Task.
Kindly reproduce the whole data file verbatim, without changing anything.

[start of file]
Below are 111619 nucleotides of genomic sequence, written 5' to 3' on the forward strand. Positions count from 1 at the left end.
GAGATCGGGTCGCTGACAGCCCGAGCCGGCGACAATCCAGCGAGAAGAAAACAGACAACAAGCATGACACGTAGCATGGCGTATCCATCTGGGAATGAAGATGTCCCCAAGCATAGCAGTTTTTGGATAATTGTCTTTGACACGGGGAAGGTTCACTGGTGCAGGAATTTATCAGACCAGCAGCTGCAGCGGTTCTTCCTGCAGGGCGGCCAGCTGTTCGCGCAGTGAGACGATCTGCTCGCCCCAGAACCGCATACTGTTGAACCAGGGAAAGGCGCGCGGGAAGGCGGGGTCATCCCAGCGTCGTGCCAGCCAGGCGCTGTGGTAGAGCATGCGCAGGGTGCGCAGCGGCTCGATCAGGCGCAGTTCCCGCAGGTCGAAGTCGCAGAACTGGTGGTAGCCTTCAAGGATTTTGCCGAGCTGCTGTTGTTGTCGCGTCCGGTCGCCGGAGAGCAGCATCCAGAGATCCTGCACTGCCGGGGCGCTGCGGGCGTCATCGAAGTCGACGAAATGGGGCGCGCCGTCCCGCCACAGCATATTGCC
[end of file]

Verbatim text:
Below are 111619 nucleotides of genomic sequence, written 5' to 3' on the forward strand. Positions count from 1 at the left end.
GAGATCGGGTCGCTGACAGCCCGAGCCGGCGACAATCCAGCGAGAAGAAAACAGACAACAAGCATGACACGTAGCATGGCGTATCCATCTGGGAATGAAGATGTCCCCAAGCATAGCAGTTTTTGGATAATTGTCTTTGACACGGGGAAGGTTCACTGGTGCAGGAATTTATCAGACCAGCAGCTGCAGCGGTTCTTCCTGCAGGGCGGCCAGCTGTTCGCGCAGTGAGACGATCTGCTCGCCCCAGAACCGCATACTGTTGAACCAGGGAAAGGCGCGCGGGAAGGCGGGGTCATCCCAGCGTCGTGCCAGCCAGGCGCTGTGGTAGAGCATGCGCAGGGTGCGCAGCGGCTCGATCAGGCGCAGTTCCCGCAGGTCGAAGTCGCAGAACTGGTGGTAGCCTTCAAGGATTTTGCCGAGCTGCTGTTGTTGTCGCGTCCGGTCGCCGGAGAGCAGCATCCAGAGATCCTGCACTGCCGGGGCGCTGCGGGCGTCATCGAAGTCGACGAAATGGGGCGCGCCGTCCCGCCACAGCATATTGCC